Plaintiffs conclusorily contend that they are entitled to relief under Rule 60(b)(3) of the Federal Rules of Civil Procedure due to: (1) fraud upon the Court; (2) "[c]over up of diversity in this matter between defendants[;] (3) [p]erjured declarations by all of the defendants in this matter[;] (4) [e]thical misconduct by undersigned counsel[;] (5) [u]ndersigned legal counsel acting as a witness in parallel foreign action[;] [and] (6) [w]ithheld and concealed evidence." (Leonardo Aff. at 13).

"[A] Rule 60(b)(3) motion cannot be granted absent clear and convincing evidence of material misrepresentations and cannot serve as an attempt to relitigate the merits." Fleming v. New York University, 865 F.2d 478, 484-85 (2d Cir. 1989); see also Schlafman v. State University of New York. Farmingdale, 541 Fed.Appx. 91, 93 (2d Cir. Oct. 21, 2013) (summary order); Entral Group International LLC v. 7 Day Cafe & Bar, 298 Fed.Appx. 43, 44 (2d Cir. Oct. 28, 2008) (summary order). Plaintiffs have submitted no such clear and convincing evidence of defendants' or defense counsels' purported fraud.

Moreover, "[t]o prevail on a Rule 60(b)(3) motion, a movant must show that the conduct complained of prevented the moving party from fully and fairly presenting his case." State Street Bank, 374 F.3d at 176 (quotations and citation omitted); Entral Group, 298 Fed.Appx. at 44. Plaintiffs have not demonstrated that the aforementioned purported fraud by defendants and/or defense counsel in any way affected their ability to fully and fairly seek reconsideration of the November 30, 2011 order and final judgment in this action upon their first Rule 60(b) motion. Accordingly, the branch of plaintiffs' motion seeking reconsideration of the September 28, 2012 order pursuant to Rule 60(b)(3) of the Federal Rules of Civil Procedure is denied.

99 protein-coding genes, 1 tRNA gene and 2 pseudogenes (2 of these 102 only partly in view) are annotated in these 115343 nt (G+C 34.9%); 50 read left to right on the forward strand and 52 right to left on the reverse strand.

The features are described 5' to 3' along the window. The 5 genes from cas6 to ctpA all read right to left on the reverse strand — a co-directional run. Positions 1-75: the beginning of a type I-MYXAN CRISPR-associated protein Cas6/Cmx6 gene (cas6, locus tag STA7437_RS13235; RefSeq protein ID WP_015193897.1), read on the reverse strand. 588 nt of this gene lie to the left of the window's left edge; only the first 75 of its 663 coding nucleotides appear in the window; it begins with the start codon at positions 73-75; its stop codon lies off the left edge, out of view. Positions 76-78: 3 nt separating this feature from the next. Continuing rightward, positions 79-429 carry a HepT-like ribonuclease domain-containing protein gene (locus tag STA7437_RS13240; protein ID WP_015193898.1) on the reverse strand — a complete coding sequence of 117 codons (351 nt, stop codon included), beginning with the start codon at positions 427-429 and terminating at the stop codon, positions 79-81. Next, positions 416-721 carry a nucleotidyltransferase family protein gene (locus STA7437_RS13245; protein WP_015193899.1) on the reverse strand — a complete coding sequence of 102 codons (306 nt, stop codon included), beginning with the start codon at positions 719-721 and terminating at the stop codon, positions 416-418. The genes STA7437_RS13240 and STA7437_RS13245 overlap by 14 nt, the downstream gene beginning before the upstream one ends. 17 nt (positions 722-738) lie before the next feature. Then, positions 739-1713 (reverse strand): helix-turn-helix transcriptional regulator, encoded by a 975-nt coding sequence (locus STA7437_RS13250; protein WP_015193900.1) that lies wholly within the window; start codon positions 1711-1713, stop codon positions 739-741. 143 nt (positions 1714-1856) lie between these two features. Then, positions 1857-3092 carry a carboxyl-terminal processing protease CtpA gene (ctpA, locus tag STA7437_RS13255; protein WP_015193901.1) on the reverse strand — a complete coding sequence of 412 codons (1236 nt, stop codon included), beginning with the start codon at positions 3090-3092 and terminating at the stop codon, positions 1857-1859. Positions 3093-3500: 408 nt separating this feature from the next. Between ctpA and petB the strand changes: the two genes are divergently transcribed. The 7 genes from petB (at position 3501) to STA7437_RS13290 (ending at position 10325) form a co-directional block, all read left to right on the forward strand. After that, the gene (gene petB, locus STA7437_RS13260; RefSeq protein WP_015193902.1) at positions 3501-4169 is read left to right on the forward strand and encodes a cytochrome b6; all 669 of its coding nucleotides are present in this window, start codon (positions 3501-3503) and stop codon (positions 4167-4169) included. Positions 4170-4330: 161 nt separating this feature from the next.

D. Rule 60(b)(4)

Plaintiffs contend that they are entitled to relief pursuant to Rule 60(b)(4) because: (1) "[t]he judgment is unconstitutional[, ] * * * unenforceable" and "not lawful" under both New York and Delaware state law, (Leonardo Aff. at 13); (2) this Court lacks subject matter jurisdiction because of the "Non Diversity of Citizenship of Intergroove U.S.[, ]" (id.); and (3) "Plaintiff [sic] has had uninterrupted capacity to maintain the action, and has tendered proof to this Court herein." (Id.)

"[A] void judgment is one so affected by a fundamental infirmity that the infirmity may be raised even after the judgment becomes final." United Student Aid Funds. Inc. v. Espinosa, 559 U.S. 260, 270, 130 S.Ct. 1367, 176 L.Ed.2d 158 (2010). "The list of such infirmities is exceedingly short * * *." Id . "A judgment is not void * • • simply because it is or may have been erroneous." Id . (quotations and citation omitted). "Rule 60(b)(4) applies only in the rare instance where a judgment is premised either on a certain type of jurisdictional error or on a violation of due process that deprives a party of notice or the opportunity to be heard." Id. at 271, 130 S.Ct. 1367; see also City of New York v. Mickalis Pawn Shop. LLC, 645 F.3d 114, 138 (2d Cir. 2011) ("A judgment is void under Rule 60(b)(4) of the Federal Rules of Civil Procedure if the court that rendered it lacked jurisdiction of the subject matter, or of the parties, or if it acted in a manner inconsistent with due process of law.")